Sustainability to me is about buying less and buying to last. I want my work to be passed down through generations so I use quality, durable materials to ensure their long lifetime. I recently refurbished some chopping boards that I made for a sushi restaurant in London a few years ago. They were used and abused daily and needed refreshing, but because I made them from solid oak it only took sanding and oiling to get them back in use. I think there is a slowly growing culture of repairing and mending which is amazing.
Tell us about your collaborations...
Collaborations take me away from my normal solo working mission and two brains together always come up with the best ideas. I’ve worked a lot with Victoria Harrison who owns plant studio TORO in Falmouth. I designed my TORO range to work with her plant business and we’ve collaborated on creating indoor plant installations for interior projects. Artist Amy Isles Freeman hand paints objects and clothing and her work is a beautiful expression of love and femininity. She painted some of my shelves and totally brought them to life. It’s a lot of fun to work with people with completely different backgrounds and skill sets, the most unique things come out of it.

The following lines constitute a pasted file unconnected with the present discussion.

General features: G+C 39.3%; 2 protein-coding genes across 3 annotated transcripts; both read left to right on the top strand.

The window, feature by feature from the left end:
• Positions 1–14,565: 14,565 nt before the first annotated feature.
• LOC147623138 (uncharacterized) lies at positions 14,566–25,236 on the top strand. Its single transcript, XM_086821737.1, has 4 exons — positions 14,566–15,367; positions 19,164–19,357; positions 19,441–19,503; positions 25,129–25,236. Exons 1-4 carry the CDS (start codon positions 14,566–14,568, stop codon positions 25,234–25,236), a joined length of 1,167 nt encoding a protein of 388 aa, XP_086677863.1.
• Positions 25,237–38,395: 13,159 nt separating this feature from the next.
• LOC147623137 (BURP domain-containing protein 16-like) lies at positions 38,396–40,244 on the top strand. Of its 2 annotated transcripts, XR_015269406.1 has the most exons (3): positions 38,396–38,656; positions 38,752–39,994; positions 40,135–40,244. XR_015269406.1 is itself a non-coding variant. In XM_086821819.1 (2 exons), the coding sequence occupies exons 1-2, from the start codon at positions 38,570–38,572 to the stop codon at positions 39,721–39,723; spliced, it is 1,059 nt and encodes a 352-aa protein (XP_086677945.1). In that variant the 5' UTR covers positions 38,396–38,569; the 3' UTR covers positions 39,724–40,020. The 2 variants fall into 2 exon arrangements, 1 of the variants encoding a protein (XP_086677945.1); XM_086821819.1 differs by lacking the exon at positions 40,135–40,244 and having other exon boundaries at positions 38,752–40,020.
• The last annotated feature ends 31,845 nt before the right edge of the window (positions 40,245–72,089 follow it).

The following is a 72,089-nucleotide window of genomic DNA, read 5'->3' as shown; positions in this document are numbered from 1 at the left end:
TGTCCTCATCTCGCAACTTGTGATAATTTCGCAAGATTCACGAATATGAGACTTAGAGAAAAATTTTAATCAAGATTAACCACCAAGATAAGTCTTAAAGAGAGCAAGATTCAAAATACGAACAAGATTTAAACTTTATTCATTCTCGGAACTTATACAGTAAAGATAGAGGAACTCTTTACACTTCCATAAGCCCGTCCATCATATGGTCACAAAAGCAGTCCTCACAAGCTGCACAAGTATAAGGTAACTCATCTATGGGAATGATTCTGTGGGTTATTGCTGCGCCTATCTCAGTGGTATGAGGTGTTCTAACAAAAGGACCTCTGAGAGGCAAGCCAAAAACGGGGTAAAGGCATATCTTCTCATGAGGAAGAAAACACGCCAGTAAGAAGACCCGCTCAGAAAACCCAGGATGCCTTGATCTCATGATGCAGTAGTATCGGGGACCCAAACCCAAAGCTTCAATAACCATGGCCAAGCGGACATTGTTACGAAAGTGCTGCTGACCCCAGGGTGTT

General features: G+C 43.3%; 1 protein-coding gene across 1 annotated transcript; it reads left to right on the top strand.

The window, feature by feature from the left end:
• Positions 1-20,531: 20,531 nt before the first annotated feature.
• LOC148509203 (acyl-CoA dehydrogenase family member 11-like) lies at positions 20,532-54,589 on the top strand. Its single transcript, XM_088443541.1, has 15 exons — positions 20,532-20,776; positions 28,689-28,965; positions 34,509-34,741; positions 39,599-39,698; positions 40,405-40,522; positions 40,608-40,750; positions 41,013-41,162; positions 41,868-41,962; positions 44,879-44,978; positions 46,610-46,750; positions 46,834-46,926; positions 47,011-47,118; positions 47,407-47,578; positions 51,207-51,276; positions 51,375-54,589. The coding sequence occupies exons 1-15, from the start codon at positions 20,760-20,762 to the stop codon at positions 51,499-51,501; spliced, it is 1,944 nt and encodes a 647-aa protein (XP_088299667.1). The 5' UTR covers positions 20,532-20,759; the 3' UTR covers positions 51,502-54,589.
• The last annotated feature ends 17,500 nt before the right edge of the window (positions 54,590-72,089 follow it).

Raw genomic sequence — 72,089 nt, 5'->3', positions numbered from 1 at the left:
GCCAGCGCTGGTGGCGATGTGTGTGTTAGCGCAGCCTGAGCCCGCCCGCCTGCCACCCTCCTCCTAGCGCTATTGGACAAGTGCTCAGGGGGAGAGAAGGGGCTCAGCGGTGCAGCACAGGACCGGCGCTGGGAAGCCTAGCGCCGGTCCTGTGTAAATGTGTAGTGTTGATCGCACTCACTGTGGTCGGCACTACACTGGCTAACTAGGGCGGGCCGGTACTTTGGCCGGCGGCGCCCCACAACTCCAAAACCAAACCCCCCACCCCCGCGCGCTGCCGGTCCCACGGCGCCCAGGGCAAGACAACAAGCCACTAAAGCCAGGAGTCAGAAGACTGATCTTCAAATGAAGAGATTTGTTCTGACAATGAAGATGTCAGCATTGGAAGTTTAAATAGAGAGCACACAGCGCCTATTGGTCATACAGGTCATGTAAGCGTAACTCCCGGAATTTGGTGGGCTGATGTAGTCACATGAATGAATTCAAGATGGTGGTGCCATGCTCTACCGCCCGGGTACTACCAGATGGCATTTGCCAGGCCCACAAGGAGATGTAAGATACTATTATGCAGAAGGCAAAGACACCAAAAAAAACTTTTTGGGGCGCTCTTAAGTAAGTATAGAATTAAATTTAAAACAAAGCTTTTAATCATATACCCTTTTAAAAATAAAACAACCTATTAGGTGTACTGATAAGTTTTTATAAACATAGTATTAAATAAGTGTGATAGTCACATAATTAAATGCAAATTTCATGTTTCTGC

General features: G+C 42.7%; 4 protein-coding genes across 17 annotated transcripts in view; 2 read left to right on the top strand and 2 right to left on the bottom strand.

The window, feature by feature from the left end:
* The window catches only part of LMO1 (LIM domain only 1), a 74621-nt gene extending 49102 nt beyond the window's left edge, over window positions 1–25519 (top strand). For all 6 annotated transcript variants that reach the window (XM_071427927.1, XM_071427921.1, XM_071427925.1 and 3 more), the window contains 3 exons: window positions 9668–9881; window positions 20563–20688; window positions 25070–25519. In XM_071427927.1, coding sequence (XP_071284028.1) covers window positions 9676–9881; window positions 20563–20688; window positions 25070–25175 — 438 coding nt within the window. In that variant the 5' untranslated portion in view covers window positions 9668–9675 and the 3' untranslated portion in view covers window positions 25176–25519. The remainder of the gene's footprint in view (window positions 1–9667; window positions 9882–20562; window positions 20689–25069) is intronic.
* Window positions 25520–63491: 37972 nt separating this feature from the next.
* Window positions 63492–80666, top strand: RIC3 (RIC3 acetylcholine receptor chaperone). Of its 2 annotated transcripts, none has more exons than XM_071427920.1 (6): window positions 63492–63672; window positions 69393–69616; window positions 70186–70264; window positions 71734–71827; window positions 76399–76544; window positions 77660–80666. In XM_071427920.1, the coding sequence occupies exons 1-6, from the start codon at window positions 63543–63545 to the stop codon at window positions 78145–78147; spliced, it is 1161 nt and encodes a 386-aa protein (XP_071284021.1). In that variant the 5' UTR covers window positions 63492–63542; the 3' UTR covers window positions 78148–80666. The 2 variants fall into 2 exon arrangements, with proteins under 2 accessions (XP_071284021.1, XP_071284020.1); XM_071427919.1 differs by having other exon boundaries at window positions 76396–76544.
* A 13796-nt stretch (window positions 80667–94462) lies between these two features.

Do you have a favourite piece?
My plant hangers. As a designer, there is a good feeling when you know a piece is fully resolved. This is one of them - simple geometry, simple lines and a clever little moment where she shelf sits in the angle of the frame. I love the combination of materials and versatility in the use, there’s a lot to play with there.
What’s next for Heather Scott?
My dream project! I’m building a small A-frame cabin that I’ve been designing in my head for years and have now been commissioned to make. I’m not going to tell you more than that, you’ll have to wait and see!
Finally can you tell us which are your three favourite skinflint lights and why you have chosen them?
British Industrial LED lights by Revo - They remind me of lights you’d have over a pool table and I’ve spent good times round a pool table with friends. And that racing green with the gold cable. Divine.
Eastern Bloc LED lighting - Mid century northern European design? Yes please. Right up my street.
Magnifying Work Light by EDL - This light seems to have a character of its own, and a really good switch!